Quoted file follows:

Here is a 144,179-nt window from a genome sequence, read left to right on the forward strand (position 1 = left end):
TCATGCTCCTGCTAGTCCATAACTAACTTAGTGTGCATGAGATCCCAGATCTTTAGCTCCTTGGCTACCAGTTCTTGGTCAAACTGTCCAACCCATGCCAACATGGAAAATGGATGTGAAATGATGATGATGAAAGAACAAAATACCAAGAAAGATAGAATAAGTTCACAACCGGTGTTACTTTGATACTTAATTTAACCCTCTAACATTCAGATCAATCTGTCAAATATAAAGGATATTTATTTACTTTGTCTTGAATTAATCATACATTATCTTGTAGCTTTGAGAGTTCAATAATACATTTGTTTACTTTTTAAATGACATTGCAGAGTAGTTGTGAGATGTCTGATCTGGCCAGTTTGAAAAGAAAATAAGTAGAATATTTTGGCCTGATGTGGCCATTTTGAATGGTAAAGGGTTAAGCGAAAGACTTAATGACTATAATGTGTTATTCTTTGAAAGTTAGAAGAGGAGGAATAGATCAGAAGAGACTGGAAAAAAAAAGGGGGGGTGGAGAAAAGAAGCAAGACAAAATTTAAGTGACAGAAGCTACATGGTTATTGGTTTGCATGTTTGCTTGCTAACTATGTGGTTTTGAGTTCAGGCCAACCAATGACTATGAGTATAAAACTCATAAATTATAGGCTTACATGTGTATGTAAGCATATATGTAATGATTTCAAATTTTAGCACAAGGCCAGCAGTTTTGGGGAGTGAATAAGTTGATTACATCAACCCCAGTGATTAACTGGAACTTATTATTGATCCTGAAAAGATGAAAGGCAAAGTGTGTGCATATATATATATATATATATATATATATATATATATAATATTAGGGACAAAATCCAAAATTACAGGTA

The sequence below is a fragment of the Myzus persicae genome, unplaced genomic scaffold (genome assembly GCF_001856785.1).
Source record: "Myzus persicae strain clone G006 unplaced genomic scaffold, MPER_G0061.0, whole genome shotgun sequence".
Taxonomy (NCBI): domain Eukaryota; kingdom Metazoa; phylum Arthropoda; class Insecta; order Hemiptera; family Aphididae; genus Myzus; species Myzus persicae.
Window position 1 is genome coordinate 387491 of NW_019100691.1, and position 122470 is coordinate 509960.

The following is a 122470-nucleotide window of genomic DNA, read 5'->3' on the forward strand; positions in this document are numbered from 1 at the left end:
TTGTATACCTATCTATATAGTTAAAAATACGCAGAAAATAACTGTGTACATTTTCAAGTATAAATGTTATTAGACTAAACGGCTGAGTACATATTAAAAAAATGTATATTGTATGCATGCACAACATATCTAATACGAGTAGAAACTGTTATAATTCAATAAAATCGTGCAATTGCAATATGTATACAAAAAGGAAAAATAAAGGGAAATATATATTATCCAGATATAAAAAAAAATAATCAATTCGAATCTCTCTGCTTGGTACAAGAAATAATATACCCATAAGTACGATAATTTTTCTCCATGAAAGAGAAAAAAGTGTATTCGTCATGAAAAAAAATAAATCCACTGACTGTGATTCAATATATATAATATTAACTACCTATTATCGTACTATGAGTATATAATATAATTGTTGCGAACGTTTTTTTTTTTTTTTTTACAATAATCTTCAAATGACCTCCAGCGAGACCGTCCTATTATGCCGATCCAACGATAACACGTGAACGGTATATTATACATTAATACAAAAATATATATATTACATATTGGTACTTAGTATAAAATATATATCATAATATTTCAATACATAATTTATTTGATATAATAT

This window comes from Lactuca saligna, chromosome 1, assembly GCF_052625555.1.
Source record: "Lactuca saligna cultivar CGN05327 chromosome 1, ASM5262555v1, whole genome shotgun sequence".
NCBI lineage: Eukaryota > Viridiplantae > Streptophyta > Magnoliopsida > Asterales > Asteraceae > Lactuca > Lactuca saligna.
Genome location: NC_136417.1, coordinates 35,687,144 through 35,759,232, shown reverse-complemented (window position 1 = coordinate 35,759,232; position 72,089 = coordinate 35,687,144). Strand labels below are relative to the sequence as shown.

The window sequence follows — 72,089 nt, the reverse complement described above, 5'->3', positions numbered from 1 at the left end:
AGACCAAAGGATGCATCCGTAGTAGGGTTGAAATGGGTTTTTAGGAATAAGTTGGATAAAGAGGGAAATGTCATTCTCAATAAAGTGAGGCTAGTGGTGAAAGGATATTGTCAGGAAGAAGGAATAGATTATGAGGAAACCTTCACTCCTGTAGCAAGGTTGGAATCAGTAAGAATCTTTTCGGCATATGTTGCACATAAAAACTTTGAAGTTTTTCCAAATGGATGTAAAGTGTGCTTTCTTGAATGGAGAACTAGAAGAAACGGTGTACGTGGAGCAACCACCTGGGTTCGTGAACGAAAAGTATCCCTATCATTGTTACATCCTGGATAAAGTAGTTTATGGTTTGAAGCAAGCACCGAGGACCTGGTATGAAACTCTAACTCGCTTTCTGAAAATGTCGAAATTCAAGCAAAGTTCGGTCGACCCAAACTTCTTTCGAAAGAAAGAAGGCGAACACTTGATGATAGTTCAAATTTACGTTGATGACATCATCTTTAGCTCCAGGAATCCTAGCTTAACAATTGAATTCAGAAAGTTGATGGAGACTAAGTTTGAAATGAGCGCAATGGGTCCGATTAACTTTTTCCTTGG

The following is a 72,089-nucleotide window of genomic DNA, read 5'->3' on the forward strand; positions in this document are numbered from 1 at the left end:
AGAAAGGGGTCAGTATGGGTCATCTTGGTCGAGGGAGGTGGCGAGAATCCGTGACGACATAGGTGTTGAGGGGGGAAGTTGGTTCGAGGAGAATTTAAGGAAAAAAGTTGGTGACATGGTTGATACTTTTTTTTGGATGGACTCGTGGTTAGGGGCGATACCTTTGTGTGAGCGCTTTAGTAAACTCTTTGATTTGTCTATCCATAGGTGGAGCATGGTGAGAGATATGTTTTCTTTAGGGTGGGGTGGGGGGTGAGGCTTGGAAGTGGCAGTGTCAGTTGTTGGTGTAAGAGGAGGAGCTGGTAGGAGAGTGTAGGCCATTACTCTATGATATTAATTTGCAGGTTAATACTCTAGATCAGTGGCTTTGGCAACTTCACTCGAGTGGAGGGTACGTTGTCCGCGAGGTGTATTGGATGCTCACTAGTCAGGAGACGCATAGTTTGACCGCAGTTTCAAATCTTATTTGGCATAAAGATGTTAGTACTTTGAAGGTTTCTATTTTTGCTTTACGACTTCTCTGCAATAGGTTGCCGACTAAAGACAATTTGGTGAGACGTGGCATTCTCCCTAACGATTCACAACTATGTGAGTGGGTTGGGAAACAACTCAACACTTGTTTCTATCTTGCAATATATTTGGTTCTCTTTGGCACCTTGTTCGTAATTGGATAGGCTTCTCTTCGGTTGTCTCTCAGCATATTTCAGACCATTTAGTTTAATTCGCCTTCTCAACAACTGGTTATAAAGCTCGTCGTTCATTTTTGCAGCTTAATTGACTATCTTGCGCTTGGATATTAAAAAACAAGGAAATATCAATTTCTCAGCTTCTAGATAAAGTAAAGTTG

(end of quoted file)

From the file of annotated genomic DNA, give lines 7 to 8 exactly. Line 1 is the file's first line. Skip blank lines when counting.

The following is a 122470-nucleotide window of genomic DNA, read 5'->3' on the forward strand; positions in this document are numbered from 1 at the left end:
TTGTATACCTATCTATATAGTTAAAAATACGCAGAAAATAACTGTGTACATTTTCAAGTATAAATGTTATTAGACTAAACGGCTGAGTACATATTAAAAAAATGTATATTGTATGCATGCACAACATATCTAATACGAGTAGAAACTGTTATAATTCAATAAAATCGTGCAATTGCAATATGTATACAAAAAGGAAAAATAAAGGGAAATATATATTATCCAGATATAAAAAAAAATAATCAATTCGAATCTCTCTGCTTGGTACAAGAAATAATATACCCATAAGTACGATAATTTTTCTCCATGAAAGAGAAAAAAGTGTATTCGTCATGAAAAAAAATAAATCCACTGACTGTGATTCAATATATATAATATTAACTACCTATTATCGTACTATGAGTATATAATATAATTGTTGCGAACGTTTTTTTTTTTTTTTTTACAATAATCTTCAAATGACCTCCAGCGAGACCGTCCTATTATGCCGATCCAACGATAACACGTGAACGGTATATTATACATTAATACAAAAATATATATATTACATATTGGTACTTAGTATAAAATATATATCATAATATTTCAATACATAATTTATTTGATATAATAT